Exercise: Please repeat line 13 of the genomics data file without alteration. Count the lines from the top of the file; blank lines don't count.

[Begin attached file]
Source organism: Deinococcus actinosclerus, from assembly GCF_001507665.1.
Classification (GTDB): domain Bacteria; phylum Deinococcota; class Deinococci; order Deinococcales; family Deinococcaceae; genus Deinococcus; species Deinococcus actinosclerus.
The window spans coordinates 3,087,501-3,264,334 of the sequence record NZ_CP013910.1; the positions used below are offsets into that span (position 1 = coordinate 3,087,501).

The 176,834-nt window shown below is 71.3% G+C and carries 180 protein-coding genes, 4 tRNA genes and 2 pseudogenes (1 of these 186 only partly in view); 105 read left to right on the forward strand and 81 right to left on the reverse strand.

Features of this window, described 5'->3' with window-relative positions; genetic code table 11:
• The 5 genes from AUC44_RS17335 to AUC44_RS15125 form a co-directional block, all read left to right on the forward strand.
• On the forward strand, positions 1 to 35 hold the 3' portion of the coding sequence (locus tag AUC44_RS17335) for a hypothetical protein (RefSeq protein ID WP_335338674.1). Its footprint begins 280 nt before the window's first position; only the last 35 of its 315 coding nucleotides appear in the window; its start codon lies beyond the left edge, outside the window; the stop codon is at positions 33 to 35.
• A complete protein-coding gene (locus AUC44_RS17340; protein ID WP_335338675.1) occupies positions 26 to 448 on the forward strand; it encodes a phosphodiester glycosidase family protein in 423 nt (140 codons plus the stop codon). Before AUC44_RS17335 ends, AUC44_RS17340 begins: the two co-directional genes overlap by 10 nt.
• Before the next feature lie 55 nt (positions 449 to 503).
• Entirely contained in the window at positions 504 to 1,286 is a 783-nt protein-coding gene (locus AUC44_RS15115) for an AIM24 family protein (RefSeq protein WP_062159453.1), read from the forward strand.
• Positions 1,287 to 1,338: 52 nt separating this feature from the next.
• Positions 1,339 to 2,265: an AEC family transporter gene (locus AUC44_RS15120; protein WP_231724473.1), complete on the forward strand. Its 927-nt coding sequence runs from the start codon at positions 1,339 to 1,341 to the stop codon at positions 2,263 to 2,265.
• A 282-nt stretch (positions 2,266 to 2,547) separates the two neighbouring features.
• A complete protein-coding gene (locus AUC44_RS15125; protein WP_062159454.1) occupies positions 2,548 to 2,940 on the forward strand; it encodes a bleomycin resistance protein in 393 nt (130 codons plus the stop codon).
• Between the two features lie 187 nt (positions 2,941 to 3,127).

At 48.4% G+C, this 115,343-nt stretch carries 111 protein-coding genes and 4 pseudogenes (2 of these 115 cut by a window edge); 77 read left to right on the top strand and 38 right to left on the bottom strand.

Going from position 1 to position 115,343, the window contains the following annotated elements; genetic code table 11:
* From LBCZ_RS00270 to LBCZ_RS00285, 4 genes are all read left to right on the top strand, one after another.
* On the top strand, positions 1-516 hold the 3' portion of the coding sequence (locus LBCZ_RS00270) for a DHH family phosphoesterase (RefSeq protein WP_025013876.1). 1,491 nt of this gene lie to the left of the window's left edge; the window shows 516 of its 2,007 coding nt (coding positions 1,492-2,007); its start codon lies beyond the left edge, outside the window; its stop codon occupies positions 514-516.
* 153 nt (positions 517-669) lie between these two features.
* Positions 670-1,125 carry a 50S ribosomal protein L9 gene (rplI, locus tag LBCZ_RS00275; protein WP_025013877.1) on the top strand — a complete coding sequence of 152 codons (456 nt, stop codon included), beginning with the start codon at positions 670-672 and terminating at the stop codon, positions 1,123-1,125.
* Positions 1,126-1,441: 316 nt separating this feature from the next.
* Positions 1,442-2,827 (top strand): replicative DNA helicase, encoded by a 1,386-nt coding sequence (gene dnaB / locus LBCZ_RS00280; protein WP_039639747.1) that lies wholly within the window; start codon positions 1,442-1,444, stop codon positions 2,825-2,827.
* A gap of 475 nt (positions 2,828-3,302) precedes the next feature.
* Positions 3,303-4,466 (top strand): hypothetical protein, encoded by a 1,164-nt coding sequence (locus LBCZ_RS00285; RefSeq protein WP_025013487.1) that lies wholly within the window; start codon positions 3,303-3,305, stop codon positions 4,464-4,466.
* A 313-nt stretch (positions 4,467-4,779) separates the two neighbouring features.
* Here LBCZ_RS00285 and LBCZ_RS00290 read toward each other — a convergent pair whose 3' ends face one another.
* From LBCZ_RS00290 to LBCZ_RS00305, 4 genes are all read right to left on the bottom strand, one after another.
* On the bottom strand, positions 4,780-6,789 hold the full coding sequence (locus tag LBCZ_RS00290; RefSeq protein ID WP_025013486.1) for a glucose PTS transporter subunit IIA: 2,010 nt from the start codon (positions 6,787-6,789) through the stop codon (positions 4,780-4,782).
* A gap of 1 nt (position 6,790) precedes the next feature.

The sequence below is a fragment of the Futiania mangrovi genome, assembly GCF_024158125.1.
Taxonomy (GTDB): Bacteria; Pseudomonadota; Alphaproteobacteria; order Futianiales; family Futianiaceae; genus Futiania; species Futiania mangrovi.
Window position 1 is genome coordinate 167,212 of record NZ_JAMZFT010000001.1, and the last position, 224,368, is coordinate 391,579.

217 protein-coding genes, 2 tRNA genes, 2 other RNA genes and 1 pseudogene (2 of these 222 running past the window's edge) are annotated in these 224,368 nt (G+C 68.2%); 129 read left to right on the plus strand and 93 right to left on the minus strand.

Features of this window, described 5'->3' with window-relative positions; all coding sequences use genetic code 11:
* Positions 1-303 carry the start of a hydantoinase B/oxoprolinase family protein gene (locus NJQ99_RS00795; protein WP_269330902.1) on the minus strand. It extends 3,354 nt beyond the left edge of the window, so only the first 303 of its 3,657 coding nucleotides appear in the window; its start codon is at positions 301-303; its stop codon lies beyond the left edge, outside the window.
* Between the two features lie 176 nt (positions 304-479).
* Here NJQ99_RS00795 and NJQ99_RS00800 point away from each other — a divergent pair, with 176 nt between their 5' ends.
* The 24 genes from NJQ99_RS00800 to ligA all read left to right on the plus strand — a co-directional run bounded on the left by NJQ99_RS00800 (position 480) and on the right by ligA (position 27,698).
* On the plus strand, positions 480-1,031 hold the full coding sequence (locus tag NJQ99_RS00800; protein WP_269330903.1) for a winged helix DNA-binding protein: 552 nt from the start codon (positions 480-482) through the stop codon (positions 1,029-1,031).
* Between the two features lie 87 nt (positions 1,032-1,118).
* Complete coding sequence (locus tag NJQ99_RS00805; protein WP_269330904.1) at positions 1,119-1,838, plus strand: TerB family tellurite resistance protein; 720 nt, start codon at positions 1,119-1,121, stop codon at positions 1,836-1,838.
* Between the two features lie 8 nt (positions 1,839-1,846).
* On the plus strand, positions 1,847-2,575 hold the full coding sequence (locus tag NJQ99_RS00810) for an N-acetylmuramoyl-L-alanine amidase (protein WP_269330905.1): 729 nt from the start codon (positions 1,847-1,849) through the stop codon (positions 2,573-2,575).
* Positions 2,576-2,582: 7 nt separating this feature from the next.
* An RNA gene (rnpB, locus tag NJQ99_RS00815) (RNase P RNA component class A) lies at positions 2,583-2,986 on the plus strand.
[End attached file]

• A 282-nt stretch (positions 2,266 to 2,547) separates the two neighbouring features.